Canterbury property market - latest insights and analysis

by Alistair Helm in


It’s not possible to write a summation of the Canterbury property market without reference to the significant impact of the earthquake of 2010 and 2011

Not surprisingly the impact of these events and especially the Feb 2011 quake have continued to have an ongoing impact on the market across the region but especially in Christchurch itself.

Property Sales

Seen from the perspective of property sales, the two immediately affected months of September 2010 and February 2011 (shown in the red bars in the chart below) saw a significant decline in sales. The following months also witnessed impacted reduction in sales. The best measure of this is shown by the thin red line which represents the share of national property sales as represented by Canterbury each month as measured by the right hand axis.

The share dropped massively by around five percentage points in each of those months, however what is interesting is to the extent that by August of last year sales in Canterbury were back to the normal level of representing around 13% of the national total.

What is quite interesting is the most recent 3 months when sales have fallen off and have begun to represent less than 12% of the national sales level. This could be a function of the strength of the Auckland market diluting the regional sales or it could be a function of lower activity as the sheer scale of the property market has been significantly adjusted by the after effects of the earthquake and net outbound migration.

Property prices

Turning to property prices, for this analysis I have used the REINZ Stratified median house priced data for just Christchurch city rather than for the whole of the Canterbury region.

The picture here is of strong property price growth over the past 12 months as prices have risen over 9% in this time. The current stratified price at $368,140 in September fell from the August level of $379,534, that level was a new peak in selling price taking the level to 4.7% above the peak of October 2007.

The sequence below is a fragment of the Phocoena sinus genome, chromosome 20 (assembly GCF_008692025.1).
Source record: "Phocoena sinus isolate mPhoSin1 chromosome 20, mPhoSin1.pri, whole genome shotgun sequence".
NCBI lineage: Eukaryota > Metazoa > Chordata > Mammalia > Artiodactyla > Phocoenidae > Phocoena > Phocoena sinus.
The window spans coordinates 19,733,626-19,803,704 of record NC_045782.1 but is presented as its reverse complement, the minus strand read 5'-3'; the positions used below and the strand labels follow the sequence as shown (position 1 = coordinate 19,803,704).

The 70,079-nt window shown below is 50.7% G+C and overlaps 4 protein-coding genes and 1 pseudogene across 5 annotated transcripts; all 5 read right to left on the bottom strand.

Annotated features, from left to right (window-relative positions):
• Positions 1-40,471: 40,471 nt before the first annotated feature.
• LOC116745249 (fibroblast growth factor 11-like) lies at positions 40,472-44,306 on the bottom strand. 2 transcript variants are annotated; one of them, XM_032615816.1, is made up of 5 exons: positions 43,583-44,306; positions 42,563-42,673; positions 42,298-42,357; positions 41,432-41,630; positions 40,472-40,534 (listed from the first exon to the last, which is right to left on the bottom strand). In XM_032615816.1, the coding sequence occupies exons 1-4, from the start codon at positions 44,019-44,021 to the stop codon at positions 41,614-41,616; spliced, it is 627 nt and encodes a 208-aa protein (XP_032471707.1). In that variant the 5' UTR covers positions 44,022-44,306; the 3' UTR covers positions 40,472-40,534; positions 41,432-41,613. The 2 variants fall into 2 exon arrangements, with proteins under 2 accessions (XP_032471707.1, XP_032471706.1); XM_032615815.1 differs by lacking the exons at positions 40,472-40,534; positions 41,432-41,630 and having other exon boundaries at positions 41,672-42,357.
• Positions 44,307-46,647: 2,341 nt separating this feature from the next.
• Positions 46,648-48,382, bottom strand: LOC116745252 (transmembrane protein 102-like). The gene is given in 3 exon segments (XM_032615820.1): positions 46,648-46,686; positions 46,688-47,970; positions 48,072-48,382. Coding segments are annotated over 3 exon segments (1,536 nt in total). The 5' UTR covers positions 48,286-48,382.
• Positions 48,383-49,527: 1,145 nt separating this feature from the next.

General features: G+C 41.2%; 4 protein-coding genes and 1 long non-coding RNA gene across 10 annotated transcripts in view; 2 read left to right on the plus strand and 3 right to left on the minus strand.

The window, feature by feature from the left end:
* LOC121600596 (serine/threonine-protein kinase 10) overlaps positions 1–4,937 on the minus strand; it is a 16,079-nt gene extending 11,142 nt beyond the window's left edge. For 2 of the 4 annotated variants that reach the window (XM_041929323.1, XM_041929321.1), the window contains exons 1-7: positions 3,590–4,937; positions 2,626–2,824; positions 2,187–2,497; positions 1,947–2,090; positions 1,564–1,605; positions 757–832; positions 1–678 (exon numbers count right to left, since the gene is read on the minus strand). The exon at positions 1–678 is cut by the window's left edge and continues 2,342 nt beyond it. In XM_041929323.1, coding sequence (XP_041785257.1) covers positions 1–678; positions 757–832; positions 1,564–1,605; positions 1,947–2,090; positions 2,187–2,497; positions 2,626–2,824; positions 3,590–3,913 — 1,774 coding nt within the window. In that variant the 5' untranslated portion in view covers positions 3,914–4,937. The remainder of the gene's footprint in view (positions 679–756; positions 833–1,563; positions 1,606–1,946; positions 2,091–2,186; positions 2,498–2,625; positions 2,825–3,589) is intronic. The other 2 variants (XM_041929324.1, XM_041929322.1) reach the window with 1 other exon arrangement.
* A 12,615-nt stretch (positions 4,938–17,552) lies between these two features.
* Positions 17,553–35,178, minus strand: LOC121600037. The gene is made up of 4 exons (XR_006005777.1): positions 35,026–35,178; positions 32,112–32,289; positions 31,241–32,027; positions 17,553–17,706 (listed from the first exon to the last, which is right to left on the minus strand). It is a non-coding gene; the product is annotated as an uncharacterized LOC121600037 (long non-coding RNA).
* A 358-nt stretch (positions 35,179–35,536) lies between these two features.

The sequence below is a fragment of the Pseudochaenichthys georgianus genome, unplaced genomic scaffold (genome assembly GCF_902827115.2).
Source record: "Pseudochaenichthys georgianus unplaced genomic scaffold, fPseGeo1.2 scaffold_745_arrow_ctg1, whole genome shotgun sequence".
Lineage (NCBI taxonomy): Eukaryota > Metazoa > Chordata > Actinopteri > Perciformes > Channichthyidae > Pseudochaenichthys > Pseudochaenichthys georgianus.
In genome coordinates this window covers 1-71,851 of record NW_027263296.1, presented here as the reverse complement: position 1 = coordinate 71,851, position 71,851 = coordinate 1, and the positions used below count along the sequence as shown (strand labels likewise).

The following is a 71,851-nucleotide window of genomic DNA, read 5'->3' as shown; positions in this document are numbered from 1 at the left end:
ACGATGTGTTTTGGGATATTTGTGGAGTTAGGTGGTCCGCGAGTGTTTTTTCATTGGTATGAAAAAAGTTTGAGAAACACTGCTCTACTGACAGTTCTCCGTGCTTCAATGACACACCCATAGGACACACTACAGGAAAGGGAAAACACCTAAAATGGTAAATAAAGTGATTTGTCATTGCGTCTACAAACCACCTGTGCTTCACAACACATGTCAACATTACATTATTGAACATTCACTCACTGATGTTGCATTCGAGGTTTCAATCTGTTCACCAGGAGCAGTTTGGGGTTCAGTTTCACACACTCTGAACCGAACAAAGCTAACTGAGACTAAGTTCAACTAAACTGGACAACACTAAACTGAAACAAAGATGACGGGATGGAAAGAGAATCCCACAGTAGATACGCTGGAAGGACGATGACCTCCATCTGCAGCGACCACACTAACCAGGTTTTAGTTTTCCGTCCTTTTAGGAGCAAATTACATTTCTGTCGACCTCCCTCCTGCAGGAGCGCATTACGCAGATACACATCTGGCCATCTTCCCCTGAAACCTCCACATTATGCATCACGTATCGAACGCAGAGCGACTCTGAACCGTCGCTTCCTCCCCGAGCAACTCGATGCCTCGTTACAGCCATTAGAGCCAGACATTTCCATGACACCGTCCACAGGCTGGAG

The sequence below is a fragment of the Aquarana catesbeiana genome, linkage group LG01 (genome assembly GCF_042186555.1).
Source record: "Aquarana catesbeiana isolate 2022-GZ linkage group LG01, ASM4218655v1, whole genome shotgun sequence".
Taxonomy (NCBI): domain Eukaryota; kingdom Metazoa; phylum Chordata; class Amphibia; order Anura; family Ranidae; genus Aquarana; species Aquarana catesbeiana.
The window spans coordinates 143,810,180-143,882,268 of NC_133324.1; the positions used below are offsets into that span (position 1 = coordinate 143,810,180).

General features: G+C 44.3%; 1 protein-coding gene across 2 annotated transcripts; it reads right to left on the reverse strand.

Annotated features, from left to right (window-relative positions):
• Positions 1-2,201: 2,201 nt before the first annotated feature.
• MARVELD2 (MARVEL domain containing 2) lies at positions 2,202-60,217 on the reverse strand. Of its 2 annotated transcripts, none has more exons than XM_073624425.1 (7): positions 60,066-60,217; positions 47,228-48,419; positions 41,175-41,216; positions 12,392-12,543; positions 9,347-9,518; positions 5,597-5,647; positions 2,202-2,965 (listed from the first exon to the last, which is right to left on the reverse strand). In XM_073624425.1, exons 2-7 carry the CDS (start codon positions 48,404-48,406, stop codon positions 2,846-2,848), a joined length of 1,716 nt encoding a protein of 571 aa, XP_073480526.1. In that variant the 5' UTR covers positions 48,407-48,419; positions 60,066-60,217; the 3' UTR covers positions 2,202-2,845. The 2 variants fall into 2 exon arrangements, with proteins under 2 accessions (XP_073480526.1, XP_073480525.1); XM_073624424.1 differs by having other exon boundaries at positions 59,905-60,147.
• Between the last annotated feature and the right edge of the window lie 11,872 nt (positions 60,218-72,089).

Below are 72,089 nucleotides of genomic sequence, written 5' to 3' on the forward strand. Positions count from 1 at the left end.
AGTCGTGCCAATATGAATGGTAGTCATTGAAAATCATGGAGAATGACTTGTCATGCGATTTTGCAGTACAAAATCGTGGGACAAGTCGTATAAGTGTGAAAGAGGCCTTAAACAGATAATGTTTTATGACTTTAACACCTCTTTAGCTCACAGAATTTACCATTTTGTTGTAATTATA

As can be seen from the chart the property market decline from late 2007 resulted in a 14.6% decline in prices in the 15 months from October 2007 to January 2011, from that point prices began to recover with no visible impact of the earthquake on property prices.

As I have done with other such reports I am interested to factor inflation impact into property prices. The chart below takes the past 5 years and adjust all property prices to the equivalent of todays $ value adjusted for inflation. The picture as ever changes the story somewhat.

Allowing for the impact of inflation property prices in Christchurch have not recovered from the peak of the market in 2007. Prices remain just under 10% below the October 2007 level adjusted for inflation. The overall fall in property prices was of the order of 18.5% decline, and it is only since April of last year that prices have begun to recover.

Taking the picture back to the past 20 years the property price appreciation in Christchurch can be seen in the chart below.

Prices rocketed from $204,308 in June 2002 to more than double that level (inflation adjusted) by the peak in October 2007 at $406,867.

Property supply / demand balance

The supply side and the demand side of the property market in Canterbury are key indicators to assessing the state of the market.

The supply side is best represented by the inventory of homes on the market, the October level of 22.8 weeks of equivalent sales as reported by in the NZ Property Report shows a steady improvement of availability of property for sale based on the recent level of sales. This level though does continue to trend below the long term average of 31.1 weeks indicating that the property market continues to favour sellers.

The balance between new listings and sales is perfectly represented in the chart below which tracks the rate of increase / decline in sales and new listings based on a 3 month period (September data being the end of Q3 for 2012).

The recent quarter has seen, as commented early a significant slowing in the rate of sales growth at just 3% down from the 47% in Q2. At the same time listings fell by 7% both indicators of a slowing property market.


The property market in Canterbury in general has been experiencing turbulent times as has the general population and the economy over the past 2 years. There is a sense that the market is returning to a more stable level of activity, although it is clear that levels of activity are slowing. It could be hypothesised that the level of sales activity and consequential price rises over the past year were the direct result of the earthquake. People choosing or having to make decisions to move creating supply and demand factors; those factors may now be washed through the system leaving a quieter market which appears to be less impacted by the pressure from any shortage of listing. This easing of such pressure on the demand side may well result in prices leveling off from the recent rapid rises of the past 12 months.